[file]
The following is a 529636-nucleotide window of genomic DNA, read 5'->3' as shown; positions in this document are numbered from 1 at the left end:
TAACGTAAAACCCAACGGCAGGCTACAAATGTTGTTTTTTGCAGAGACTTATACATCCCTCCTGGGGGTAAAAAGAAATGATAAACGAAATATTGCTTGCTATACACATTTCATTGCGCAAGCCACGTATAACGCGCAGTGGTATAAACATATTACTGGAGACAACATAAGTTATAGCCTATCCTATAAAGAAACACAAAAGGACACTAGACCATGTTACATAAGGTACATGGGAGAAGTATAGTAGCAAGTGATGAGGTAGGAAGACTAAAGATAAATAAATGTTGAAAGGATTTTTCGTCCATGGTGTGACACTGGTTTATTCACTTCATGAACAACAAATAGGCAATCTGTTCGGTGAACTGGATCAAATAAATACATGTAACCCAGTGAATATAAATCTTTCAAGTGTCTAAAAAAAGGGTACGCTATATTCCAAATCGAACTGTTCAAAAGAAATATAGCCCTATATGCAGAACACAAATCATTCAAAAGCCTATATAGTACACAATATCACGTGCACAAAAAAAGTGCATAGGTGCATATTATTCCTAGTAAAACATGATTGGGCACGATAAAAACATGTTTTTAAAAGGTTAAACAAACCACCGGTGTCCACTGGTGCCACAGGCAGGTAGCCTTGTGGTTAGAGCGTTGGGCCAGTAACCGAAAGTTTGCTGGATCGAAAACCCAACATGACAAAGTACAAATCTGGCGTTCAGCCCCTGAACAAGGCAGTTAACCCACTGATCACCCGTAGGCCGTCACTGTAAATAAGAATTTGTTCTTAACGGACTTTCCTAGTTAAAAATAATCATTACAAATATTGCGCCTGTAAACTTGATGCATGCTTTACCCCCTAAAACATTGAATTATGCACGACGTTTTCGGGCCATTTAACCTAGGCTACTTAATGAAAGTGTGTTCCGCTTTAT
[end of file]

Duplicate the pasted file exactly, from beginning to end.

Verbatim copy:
The following is a 529636-nucleotide window of genomic DNA, read 5'->3' as shown; positions in this document are numbered from 1 at the left end:
TAACGTAAAACCCAACGGCAGGCTACAAATGTTGTTTTTTGCAGAGACTTATACATCCCTCCTGGGGGTAAAAAGAAATGATAAACGAAATATTGCTTGCTATACACATTTCATTGCGCAAGCCACGTATAACGCGCAGTGGTATAAACATATTACTGGAGACAACATAAGTTATAGCCTATCCTATAAAGAAACACAAAAGGACACTAGACCATGTTACATAAGGTACATGGGAGAAGTATAGTAGCAAGTGATGAGGTAGGAAGACTAAAGATAAATAAATGTTGAAAGGATTTTTCGTCCATGGTGTGACACTGGTTTATTCACTTCATGAACAACAAATAGGCAATCTGTTCGGTGAACTGGATCAAATAAATACATGTAACCCAGTGAATATAAATCTTTCAAGTGTCTAAAAAAAGGGTACGCTATATTCCAAATCGAACTGTTCAAAAGAAATATAGCCCTATATGCAGAACACAAATCATTCAAAAGCCTATATAGTACACAATATCACGTGCACAAAAAAAGTGCATAGGTGCATATTATTCCTAGTAAAACATGATTGGGCACGATAAAAACATGTTTTTAAAAGGTTAAACAAACCACCGGTGTCCACTGGTGCCACAGGCAGGTAGCCTTGTGGTTAGAGCGTTGGGCCAGTAACCGAAAGTTTGCTGGATCGAAAACCCAACATGACAAAGTACAAATCTGGCGTTCAGCCCCTGAACAAGGCAGTTAACCCACTGATCACCCGTAGGCCGTCACTGTAAATAAGAATTTGTTCTTAACGGACTTTCCTAGTTAAAAATAATCATTACAAATATTGCGCCTGTAAACTTGATGCATGCTTTACCCCCTAAAACATTGAATTATGCACGACGTTTTCGGGCCATTTAACCTAGGCTACTTAATGAAAGTGTGTTCCGCTTTAT